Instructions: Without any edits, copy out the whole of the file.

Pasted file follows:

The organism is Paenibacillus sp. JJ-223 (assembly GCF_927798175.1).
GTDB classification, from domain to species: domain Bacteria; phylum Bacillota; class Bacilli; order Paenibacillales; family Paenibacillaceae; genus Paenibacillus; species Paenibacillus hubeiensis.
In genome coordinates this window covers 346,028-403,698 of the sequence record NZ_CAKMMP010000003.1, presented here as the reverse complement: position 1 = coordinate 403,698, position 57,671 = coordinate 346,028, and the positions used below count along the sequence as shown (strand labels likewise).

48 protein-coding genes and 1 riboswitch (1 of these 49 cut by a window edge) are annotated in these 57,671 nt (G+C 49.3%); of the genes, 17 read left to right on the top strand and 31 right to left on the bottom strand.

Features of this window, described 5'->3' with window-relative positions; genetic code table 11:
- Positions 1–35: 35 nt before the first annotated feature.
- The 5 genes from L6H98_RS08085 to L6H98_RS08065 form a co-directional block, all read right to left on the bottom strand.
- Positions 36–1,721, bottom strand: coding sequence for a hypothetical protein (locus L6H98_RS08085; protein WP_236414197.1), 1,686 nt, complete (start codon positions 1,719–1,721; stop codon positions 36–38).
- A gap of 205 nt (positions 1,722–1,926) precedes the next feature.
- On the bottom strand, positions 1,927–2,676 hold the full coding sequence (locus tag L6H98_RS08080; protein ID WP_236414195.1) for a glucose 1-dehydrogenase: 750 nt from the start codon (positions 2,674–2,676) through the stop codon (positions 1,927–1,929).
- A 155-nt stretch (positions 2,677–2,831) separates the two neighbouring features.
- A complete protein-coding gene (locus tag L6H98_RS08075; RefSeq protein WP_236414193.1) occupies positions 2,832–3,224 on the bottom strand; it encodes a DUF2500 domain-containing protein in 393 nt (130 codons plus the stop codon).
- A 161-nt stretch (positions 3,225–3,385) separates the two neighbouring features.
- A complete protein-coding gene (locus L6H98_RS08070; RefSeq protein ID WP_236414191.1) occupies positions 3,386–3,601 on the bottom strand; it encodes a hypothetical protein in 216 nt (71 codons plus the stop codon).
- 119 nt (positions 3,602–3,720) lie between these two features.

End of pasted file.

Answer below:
The organism is Paenibacillus sp. JJ-223 (assembly GCF_927798175.1).
GTDB classification, from domain to species: domain Bacteria; phylum Bacillota; class Bacilli; order Paenibacillales; family Paenibacillaceae; genus Paenibacillus; species Paenibacillus hubeiensis.
In genome coordinates this window covers 346,028-403,698 of the sequence record NZ_CAKMMP010000003.1, presented here as the reverse complement: position 1 = coordinate 403,698, position 57,671 = coordinate 346,028, and the positions used below count along the sequence as shown (strand labels likewise).

48 protein-coding genes and 1 riboswitch (1 of these 49 cut by a window edge) are annotated in these 57,671 nt (G+C 49.3%); of the genes, 17 read left to right on the top strand and 31 right to left on the bottom strand.

Features of this window, described 5'->3' with window-relative positions; genetic code table 11:
- Positions 1–35: 35 nt before the first annotated feature.
- The 5 genes from L6H98_RS08085 to L6H98_RS08065 form a co-directional block, all read right to left on the bottom strand.
- Positions 36–1,721, bottom strand: coding sequence for a hypothetical protein (locus L6H98_RS08085; protein WP_236414197.1), 1,686 nt, complete (start codon positions 1,719–1,721; stop codon positions 36–38).
- A gap of 205 nt (positions 1,722–1,926) precedes the next feature.
- On the bottom strand, positions 1,927–2,676 hold the full coding sequence (locus tag L6H98_RS08080; protein ID WP_236414195.1) for a glucose 1-dehydrogenase: 750 nt from the start codon (positions 2,674–2,676) through the stop codon (positions 1,927–1,929).
- A 155-nt stretch (positions 2,677–2,831) separates the two neighbouring features.
- A complete protein-coding gene (locus tag L6H98_RS08075; RefSeq protein WP_236414193.1) occupies positions 2,832–3,224 on the bottom strand; it encodes a DUF2500 domain-containing protein in 393 nt (130 codons plus the stop codon).
- A 161-nt stretch (positions 3,225–3,385) separates the two neighbouring features.
- A complete protein-coding gene (locus L6H98_RS08070; RefSeq protein ID WP_236414191.1) occupies positions 3,386–3,601 on the bottom strand; it encodes a hypothetical protein in 216 nt (71 codons plus the stop codon).
- 119 nt (positions 3,602–3,720) lie between these two features.